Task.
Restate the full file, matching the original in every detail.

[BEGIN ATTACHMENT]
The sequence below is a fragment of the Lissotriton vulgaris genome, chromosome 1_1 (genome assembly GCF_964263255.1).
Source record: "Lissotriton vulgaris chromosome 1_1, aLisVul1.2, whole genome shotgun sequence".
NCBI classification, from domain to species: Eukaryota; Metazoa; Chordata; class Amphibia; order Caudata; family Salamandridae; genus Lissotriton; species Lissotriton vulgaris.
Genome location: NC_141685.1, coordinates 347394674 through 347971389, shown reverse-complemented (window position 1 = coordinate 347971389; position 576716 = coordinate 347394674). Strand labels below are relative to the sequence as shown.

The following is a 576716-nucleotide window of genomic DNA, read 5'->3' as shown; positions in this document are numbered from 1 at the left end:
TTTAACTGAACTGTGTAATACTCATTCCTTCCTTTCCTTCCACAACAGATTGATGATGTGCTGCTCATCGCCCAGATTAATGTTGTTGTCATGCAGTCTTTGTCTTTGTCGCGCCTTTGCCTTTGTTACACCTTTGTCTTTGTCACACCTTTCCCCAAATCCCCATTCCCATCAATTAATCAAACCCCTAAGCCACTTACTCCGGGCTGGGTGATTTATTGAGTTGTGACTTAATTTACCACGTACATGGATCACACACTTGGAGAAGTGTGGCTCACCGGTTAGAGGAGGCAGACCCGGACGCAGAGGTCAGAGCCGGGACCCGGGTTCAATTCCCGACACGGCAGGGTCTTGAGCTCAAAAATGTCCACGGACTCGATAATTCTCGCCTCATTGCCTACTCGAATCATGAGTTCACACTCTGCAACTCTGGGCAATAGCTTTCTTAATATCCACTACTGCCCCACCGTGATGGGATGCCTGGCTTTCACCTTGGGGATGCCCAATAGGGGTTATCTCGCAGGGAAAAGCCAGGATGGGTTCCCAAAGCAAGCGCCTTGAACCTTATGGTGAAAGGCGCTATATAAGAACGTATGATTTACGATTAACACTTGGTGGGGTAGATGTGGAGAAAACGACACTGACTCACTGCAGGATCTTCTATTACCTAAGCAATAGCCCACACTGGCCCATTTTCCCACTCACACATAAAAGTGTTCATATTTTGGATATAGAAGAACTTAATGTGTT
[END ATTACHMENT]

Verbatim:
The sequence below is a fragment of the Lissotriton vulgaris genome, chromosome 1_1 (genome assembly GCF_964263255.1).
Source record: "Lissotriton vulgaris chromosome 1_1, aLisVul1.2, whole genome shotgun sequence".
NCBI classification, from domain to species: Eukaryota; Metazoa; Chordata; class Amphibia; order Caudata; family Salamandridae; genus Lissotriton; species Lissotriton vulgaris.
Genome location: NC_141685.1, coordinates 347394674 through 347971389, shown reverse-complemented (window position 1 = coordinate 347971389; position 576716 = coordinate 347394674). Strand labels below are relative to the sequence as shown.

The following is a 576716-nucleotide window of genomic DNA, read 5'->3' as shown; positions in this document are numbered from 1 at the left end:
TTTAACTGAACTGTGTAATACTCATTCCTTCCTTTCCTTCCACAACAGATTGATGATGTGCTGCTCATCGCCCAGATTAATGTTGTTGTCATGCAGTCTTTGTCTTTGTCGCGCCTTTGCCTTTGTTACACCTTTGTCTTTGTCACACCTTTCCCCAAATCCCCATTCCCATCAATTAATCAAACCCCTAAGCCACTTACTCCGGGCTGGGTGATTTATTGAGTTGTGACTTAATTTACCACGTACATGGATCACACACTTGGAGAAGTGTGGCTCACCGGTTAGAGGAGGCAGACCCGGACGCAGAGGTCAGAGCCGGGACCCGGGTTCAATTCCCGACACGGCAGGGTCTTGAGCTCAAAAATGTCCACGGACTCGATAATTCTCGCCTCATTGCCTACTCGAATCATGAGTTCACACTCTGCAACTCTGGGCAATAGCTTTCTTAATATCCACTACTGCCCCACCGTGATGGGATGCCTGGCTTTCACCTTGGGGATGCCCAATAGGGGTTATCTCGCAGGGAAAAGCCAGGATGGGTTCCCAAAGCAAGCGCCTTGAACCTTATGGTGAAAGGCGCTATATAAGAACGTATGATTTACGATTAACACTTGGTGGGGTAGATGTGGAGAAAACGACACTGACTCACTGCAGGATCTTCTATTACCTAAGCAATAGCCCACACTGGCCCATTTTCCCACTCACACATAAAAGTGTTCATATTTTGGATATAGAAGAACTTAATGTGTT